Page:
By Cheryl Maguire
My husband and I are fitness fanatics who exercise six days a week. When our twin 14-year-olds asked if they could join us at the gym, we were elated that they wanted to share our love of fitness and spend time with us.
But during our first workout they had lots of questions that we couldn’t answer, such as:
“Which machine should I use?”
“Should my target heart rate be the same as the one listed on the elliptical machine?”
“Is it okay if I lift weights with you?”
Even though we are well-versed in different types of exercise, all our knowledge was based on adult workouts. To find guidelines for teenagers, I turned to the experts.
Before You Workout
Prior to beginning a new fitness program, teens should have a physical with their primary care provider to assess their health and screen for any injuries or illnesses that might make training unsafe, says Dr. Teri Metcalf McCambridge, a pediatric sports medicine specialist at Towson Orthopaedic Associates in Baltimore.
After being cleared for participation, teens should learn how to properly use the machines and weights.
Most gyms have personal trainers who offer a free session on how to use the equipment, and teens can also ask staff members for advice as questions arise. It is important that teens start out slowly with any routine or program to prevent injuries.
Using Cardio Equipment
Most gyms offer a variety of cardio equipment, such as ellipticals, treadmills, and stationary bicycles, but teens should be supervised at first to make sure they use these safely. In her practice, McCambridge has seen injuries to patients from all of the following mishaps: riding a stationary bike extremely fast and then releasing one foot; running on a treadmill at top speed then falling off the back and hitting the wall; and running on a treadmill in bare feet and catching a toe under the belt. Teens, she says, should “wear shoes and use the equipment only to their level of ability.”
What’s a Good Workout?
Cardio equipment often has built-in heart-rate sensors. Many trainers recommend using the heart-rate monitor on machines to target an effort zone that will burn calories and strengthen the heart. But what’s an appropriate rate for teens? “Children’s maximal heart rates tend to be lower than adults,” says McCambridge. If your teen is interested in doing the calculations, there are guidelines from the National Council on Strength and Fitness: Under the age of 20, multiply age by .7, and then subtract that result from 208. (208 – (.7 x age))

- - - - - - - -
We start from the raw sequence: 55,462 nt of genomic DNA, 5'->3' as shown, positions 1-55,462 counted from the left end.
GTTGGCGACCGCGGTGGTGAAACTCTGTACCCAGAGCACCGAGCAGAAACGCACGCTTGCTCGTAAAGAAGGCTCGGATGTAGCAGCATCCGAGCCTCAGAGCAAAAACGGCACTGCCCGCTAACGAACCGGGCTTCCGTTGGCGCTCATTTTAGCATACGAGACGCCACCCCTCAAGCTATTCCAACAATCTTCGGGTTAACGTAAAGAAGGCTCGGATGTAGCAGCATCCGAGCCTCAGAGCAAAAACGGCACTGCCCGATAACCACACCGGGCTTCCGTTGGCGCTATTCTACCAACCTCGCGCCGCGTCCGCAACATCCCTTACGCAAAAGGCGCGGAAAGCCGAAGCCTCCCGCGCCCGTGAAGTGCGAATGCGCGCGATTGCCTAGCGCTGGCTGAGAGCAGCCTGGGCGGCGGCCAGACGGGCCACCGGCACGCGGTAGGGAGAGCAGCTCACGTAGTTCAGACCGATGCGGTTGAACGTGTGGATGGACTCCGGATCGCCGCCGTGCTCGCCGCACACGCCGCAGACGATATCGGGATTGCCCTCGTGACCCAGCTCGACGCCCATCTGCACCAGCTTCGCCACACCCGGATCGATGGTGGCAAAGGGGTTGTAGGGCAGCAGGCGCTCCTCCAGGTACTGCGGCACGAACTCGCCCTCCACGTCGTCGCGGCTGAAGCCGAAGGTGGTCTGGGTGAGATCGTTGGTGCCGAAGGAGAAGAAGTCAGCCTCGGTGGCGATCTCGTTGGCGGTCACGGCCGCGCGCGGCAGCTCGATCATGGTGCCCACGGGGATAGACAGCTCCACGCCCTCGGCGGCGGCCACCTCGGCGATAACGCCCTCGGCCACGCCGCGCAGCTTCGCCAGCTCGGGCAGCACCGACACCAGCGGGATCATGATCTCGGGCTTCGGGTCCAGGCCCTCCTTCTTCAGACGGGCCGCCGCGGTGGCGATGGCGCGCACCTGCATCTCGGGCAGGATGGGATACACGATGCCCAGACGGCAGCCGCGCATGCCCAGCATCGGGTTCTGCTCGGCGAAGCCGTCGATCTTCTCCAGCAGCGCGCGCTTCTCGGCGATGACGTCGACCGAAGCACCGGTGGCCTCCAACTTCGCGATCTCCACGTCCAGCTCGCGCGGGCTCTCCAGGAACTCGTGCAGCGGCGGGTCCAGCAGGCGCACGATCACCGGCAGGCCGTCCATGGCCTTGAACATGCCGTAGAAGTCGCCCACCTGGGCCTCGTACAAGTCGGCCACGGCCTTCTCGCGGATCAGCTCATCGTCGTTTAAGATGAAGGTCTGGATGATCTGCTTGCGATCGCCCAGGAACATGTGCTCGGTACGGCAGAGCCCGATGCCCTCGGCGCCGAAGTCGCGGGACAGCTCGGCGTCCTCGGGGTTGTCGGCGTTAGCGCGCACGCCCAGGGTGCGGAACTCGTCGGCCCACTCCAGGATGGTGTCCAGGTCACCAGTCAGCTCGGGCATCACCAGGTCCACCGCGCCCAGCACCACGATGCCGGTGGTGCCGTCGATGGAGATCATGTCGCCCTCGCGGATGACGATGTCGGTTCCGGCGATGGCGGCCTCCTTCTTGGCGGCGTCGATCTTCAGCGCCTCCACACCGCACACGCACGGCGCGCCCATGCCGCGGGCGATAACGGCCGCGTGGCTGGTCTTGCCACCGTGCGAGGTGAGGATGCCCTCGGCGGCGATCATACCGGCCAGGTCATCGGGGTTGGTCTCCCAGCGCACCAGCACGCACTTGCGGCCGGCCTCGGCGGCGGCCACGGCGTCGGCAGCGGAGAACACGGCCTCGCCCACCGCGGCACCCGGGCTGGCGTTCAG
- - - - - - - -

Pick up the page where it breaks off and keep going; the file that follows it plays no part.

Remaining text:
But if you’d prefer to skip the math, there’s a simple guideline, says McCambridge: Children ages 6 to 17 should exercise for one hour every day.
In addition to using cardio equipment, teens can strength train using their own body weight, free weights, or weight machines.
But they should use caution and avoid overdoing it, says personal trainer Daryl Thayil, a personal trainer and content creator for Advanced Weightlifting.
“Make sure that they are training with proper form and appropriate weights,” says Thayil. “While their bodies are in rapid growth and the spine is maturing, improper technique can lead to significant injury.” That’s why Thayil recommends good coaching—whether it’s a trainer at the gym or even a strength coach through their school.
Group Fitness Classes
Most gyms offer a wide array of group fitness classes, and many gyms allow kids to start participating in these around age 13. Both Thayil and McCambridge recommend yoga as an addition to a teen’s fitness routine. “Yoga is a great option for group classes and teaches a different kind of strength and control than other fitness group classes,” says Thayil.
Other Ways to Workout
The cost of gym memberships can vary depending on the area and options offered. Sometimes health insurance plans offer partial reimbursement for gym membership fees.
There are also free ways to have a gym workout without belonging to a gym such as:
- Some high schools have gym equipment available for free to residents after school hours.
- If you have a cable subscription, check out the OnDemand option for free workouts.
- Look in your local library or on YouTube for workout videos.
It’s Worth It
Whichever way your family chooses to exercise, it’s worth pursuing an active life. Active teens “have demonstrated better performance in school, improved bone density, improved lipid profiles, improved self-esteem, and a decrease in high-risk behaviors,” says McCambridge. Plus, says Thayil, there’s the discipline and patience required, as well as proven reductions in anxiety and depression.
For our family, the best parts are seeing our twins get stronger both physically and mentally and having the chance for real conversations. Hey, the actual exchange of words may only be about their target heart rate, but the togetherness is enough to make our family trips to the gym our number-one priority.
Cheryl Maguire holds a Master of Counseling Psychology degree. She is married and is the mother of twins and a daughter. Her writing has been published in The New York Times, Parents Magazine, AARP, Healthline, Your Teen Magazine, Good Life Family, and many other publications.
Editor’s Note: This content is not intended to be a substitute for professional medical advice, diagnosis, or treatment, and does not constitute medical or other professional advice.